Podcast 285: Waterproofing Curbless Showers, Adding Storage to Trusses, and Electrical Permits for DIY Projects

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Adam suggests a variable-speed pump to reduce electrical loads on a generator. Aron sets the record straight on snowy soffits in coastal Canada. Mark writes in with his favorite digital tools. Spence describes the scenario that forced him to buy a SawStop. Jeff wants to know if stair returns create a problem with wood movement. Andrew asks about some weird vinyl siding. Jim wants to know if his foundation drains are a problem. Charles asks if log homes are a good idea.


Editor Updates:


  • Rob’s kitchen window renovation
  • Kiley’s BS & Beer Show Book Club and the beauty of wood
  • Jeff’s yardwork and fridge repair
  • Patrick’s generator and Aerobarrier shoot with Ross MacPherson of New England Air Barrie


Listener Feedback 1:


Doug writes: Hi All, After hearing the dire warning in episode #279 about sweating copper I felt I had to write. In 1983 I was contemplating a total gut remodel of our second floor bathroom. I talked to my neighbor who was a licensed plumber and owned a small plumbing supply store about doing the job.
He convinced me that I could do it myself. The job included all new supply, waste and vent lines. When teaching me to sweat coper he said there were four important things. Clean the copper properly, use Oatey solder and Oatey paste, and don’t burn off the flux. I bought all the pipe and fittings from him and he came over regularly to inspect my work. We lived there for over 25 years with no problems.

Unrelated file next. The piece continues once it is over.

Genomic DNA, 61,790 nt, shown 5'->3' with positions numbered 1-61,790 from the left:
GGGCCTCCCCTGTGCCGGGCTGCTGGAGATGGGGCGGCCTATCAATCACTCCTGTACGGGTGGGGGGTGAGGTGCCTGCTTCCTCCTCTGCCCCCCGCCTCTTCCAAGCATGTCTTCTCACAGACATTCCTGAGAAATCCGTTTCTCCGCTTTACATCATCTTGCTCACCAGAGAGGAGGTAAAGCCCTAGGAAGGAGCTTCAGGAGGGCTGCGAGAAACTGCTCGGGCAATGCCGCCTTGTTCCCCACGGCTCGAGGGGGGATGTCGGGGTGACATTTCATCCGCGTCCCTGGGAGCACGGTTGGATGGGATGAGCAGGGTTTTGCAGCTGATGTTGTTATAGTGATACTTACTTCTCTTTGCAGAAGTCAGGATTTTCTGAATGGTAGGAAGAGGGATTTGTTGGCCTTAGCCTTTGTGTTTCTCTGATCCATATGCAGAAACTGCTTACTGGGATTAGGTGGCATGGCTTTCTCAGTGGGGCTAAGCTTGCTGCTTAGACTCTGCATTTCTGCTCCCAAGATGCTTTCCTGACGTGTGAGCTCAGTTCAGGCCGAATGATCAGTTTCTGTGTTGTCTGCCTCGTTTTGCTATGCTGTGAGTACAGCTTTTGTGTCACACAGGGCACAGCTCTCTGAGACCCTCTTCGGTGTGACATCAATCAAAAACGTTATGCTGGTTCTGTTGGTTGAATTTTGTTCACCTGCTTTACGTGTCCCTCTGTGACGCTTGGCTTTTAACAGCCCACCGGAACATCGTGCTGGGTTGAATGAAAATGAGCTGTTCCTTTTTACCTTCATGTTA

Having said all that, when I built our new home I went with PEX except for the copper I needed to build the tub/shower manifolds. I much prefer PEX. One last bit of historical trivia. Before the fire proof safety fabric was developed it was common to just buy a roll of asbestos paper.
I also thought of The Great Escape with the question about new footings.
Stay Safe

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Listener Feedback 2:


Doug writes: Loved the podcast as usual, and glad to see we’re focusing on air sealing again!
We’ve used a fair amount of spray foam and generally speaking I don’t see it “shrink away” from framing. We are still crawling around in attics we foamed a decade or more ago, and I usually keep an eye out for this kind of thing.
We do see foam fail early—like the same week—when we mess up the application process.
In particular, before we knew better we would sometimes spray cold surfaces, or worse, cold surfaces we were trying to warm up with propane heaters inside unfinished houses. Spraying cold substrates, I’ve read, causes multiple issues with foam including poor adhesion, bad mixing and incomplete chemical reactions. Spraying cold sheathing two hours after you fired up a propane heater in the space adds another issue and is much worse. You can leave the explanation for that as a puzzler for next week if you want! [or call/email me.] Bottom line, winter spraying is tough and an electric heater or other method is needed.
Foam has sometimes failed quickly without us doing dumb things with cold surfaces. I assume the ratio of the two parts was off, or something about the chemicals went bad. We once had an entire wall of foam shrink so much it ripped into small pieces a couple of days after install.
As far as air sealing goes, spray foam usually does a pretty good job, but we often (nearly always) find an area that was missed, especially in complicated remodels. We use a thermal camera to QC foam the day after it’s sprayed and there are usually a lot of little misses and often a big one.
Overall my experience is foam not adhering is pretty unusual, and my guess is there’s a specific reason for most cases.
It’s still an expensive and risky material that I’m not super enthusiastic about, but can’t seem to find a great alternative for in some scenarios.

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Question 1: How do you waterproof plumbing floor penetrations in a wet bathroom?